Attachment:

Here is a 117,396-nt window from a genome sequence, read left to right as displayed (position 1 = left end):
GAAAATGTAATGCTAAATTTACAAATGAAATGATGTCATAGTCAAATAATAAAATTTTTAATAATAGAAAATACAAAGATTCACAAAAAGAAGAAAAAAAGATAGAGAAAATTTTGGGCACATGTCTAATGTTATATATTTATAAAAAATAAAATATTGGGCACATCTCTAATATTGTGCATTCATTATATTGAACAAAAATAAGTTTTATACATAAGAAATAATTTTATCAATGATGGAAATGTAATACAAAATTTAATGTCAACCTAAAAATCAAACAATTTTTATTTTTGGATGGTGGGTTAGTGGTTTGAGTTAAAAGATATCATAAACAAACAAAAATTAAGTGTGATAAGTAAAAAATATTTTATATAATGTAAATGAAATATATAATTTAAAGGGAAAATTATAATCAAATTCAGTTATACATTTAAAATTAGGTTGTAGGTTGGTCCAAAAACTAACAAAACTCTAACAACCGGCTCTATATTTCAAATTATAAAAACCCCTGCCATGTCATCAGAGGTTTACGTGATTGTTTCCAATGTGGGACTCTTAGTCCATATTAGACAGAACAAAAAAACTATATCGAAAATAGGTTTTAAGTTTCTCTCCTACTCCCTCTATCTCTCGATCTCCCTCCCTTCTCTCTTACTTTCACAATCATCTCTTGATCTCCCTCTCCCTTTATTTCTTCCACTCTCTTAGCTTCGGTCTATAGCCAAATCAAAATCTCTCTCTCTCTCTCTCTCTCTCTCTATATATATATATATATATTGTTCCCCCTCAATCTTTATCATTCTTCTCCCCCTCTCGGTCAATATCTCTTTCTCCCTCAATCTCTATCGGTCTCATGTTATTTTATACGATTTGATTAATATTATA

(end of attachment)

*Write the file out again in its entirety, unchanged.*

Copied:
Here is a 117,396-nt window from a genome sequence, read left to right as displayed (position 1 = left end):
GAAAATGTAATGCTAAATTTACAAATGAAATGATGTCATAGTCAAATAATAAAATTTTTAATAATAGAAAATACAAAGATTCACAAAAAGAAGAAAAAAAGATAGAGAAAATTTTGGGCACATGTCTAATGTTATATATTTATAAAAAATAAAATATTGGGCACATCTCTAATATTGTGCATTCATTATATTGAACAAAAATAAGTTTTATACATAAGAAATAATTTTATCAATGATGGAAATGTAATACAAAATTTAATGTCAACCTAAAAATCAAACAATTTTTATTTTTGGATGGTGGGTTAGTGGTTTGAGTTAAAAGATATCATAAACAAACAAAAATTAAGTGTGATAAGTAAAAAATATTTTATATAATGTAAATGAAATATATAATTTAAAGGGAAAATTATAATCAAATTCAGTTATACATTTAAAATTAGGTTGTAGGTTGGTCCAAAAACTAACAAAACTCTAACAACCGGCTCTATATTTCAAATTATAAAAACCCCTGCCATGTCATCAGAGGTTTACGTGATTGTTTCCAATGTGGGACTCTTAGTCCATATTAGACAGAACAAAAAAACTATATCGAAAATAGGTTTTAAGTTTCTCTCCTACTCCCTCTATCTCTCGATCTCCCTCCCTTCTCTCTTACTTTCACAATCATCTCTTGATCTCCCTCTCCCTTTATTTCTTCCACTCTCTTAGCTTCGGTCTATAGCCAAATCAAAATCTCTCTCTCTCTCTCTCTCTCTCTCTATATATATATATATATATTGTTCCCCCTCAATCTTTATCATTCTTCTCCCCCTCTCGGTCAATATCTCTTTCTCCCTCAATCTCTATCGGTCTCATGTTATTTTATACGATTTGATTAATATTATA